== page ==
AUGUSTA, Ga. — Guan Tianlang put off his homework for a few hours, grabbed the snack his mom had made and went out to play with his friends.
His playground was Augusta National and the world had tuned in to watch the 14-year-old from China, the youngest player ever to tee it up at the Masters and youngest at any major in 148 years.
That's some play date.
"I felt a little bit nervous on the first tee," Guan said. "But I hit a great tee shot and, after that, everything feels comfortable. ... I just had fun today. Pretty much fun."
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Played great, too.
Guan made a 15-footer from off the fringe to birdie his final hole Thursday, finishing with a 1-over 73. As the ball rolled into the cup, the crowd around 18 gave the teenager a standing ovation, with two-time Masters champion Ben Crenshaw leading the cheers for his young playing partner.
Play like this again Friday, and he's got a shot at making the cut.
"I'm telling you, he played like a veteran today," Crenshaw said. "Played a beautiful round of golf. He stays well within himself. He's very confident and, obviously, beautiful hands. His thought process never got rushed. Very patient. Very, very, very impressive."
He wasn't the only one who was impressed. The same "wow" murmurs could be heard on every hole, as fans — young and old — marveled at the eighth grader who was holding his own with the greatest golfers in the world.
"That's the 14-year-old."
"Fourteen? You're joking!"
"It's amazing. Absolutely amazing," said Lisa Nichols, whose folding chair, from the 1998 Masters, was older than Guan.
Jack Nicklaus has shared his secrets and strategy about Augusta National with anyone who wanted to learn from a six-time Masters champion, a list that includes Rory McIlroy, Luke Donald and Nicolas Colsaerts. But not Tiger Woods.
Nicklaus said he's never had a sit-down with the man who is trying to break his records.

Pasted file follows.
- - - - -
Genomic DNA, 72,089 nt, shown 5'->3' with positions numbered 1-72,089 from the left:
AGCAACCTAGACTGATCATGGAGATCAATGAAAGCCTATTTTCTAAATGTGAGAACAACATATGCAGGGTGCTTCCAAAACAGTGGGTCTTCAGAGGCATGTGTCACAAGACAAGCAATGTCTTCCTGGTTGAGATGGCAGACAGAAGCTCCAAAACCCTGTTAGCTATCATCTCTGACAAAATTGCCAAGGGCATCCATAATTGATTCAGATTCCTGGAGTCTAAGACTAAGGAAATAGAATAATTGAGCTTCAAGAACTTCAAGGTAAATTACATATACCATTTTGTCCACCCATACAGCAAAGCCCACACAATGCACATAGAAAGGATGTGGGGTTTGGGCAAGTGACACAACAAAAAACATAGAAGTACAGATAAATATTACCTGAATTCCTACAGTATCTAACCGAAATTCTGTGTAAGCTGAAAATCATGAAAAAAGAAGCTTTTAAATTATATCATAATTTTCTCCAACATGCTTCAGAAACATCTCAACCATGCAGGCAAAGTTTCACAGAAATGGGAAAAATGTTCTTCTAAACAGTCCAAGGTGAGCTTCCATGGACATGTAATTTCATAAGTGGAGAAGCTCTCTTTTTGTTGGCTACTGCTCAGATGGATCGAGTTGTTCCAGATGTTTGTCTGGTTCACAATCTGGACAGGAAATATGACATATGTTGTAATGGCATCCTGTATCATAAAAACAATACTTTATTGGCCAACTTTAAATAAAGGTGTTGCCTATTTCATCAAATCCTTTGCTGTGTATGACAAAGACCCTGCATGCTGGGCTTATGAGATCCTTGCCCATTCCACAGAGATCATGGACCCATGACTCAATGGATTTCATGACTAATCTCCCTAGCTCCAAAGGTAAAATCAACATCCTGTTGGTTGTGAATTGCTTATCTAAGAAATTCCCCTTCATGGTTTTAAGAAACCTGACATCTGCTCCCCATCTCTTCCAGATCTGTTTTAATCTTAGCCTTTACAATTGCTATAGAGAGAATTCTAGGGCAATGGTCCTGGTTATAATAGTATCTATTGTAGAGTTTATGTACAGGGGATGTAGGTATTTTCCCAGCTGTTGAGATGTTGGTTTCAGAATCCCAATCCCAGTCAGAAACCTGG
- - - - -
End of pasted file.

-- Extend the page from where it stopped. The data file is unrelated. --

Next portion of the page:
In fact, he said they hardly talk at all.
"I never really had a conversation with Tiger that lasted more than a minute or two — ever," Nicklaus said Thursday morning after hitting the ceremonial tee shot. "He stayed away from me from a conversation standpoint. Never had a conversation on the Masters in general. I've said, 'Hello, how are you doing? Nice playing this year. You've played very well.' End of conversation. People ask me, 'Has Tiger ever talked to you about his record?' Never one word."
Nicklaus said he was surprised Woods hasn't talked to him about the Masters, though he's not the least bit offended. Woods, after all, figured out the course quickly. He won the Masters three times in his first six years as a pro.
"He's got his own focus and what he does, and I respect that," Nicklaus said.
Even so, it offered some rare insight into the relationship between Woods and Nicklaus, with whom he has been linked ever since Woods was a youngster and kept a timeline of the milestones Nicklaus achieved in his career.
So what kind of golf talk is Woods missing out on?
Nicklaus spoke mainly about taking risks only when the percentages and the situation called for it, and realize that a shot into the middle of just about any green at Augusta National will leave a reasonable chance at birdie.
An ace on the sixth
Welsh golfer Jamie Donaldson aced the sixth hole during Thursday's opening round. He becomes the fifth golfer to make a 1 at the 180-yard hole known as Juniper. And it's the first since Chris DiMarco in 2004.
Overall, it was the 24th ace in Masters history.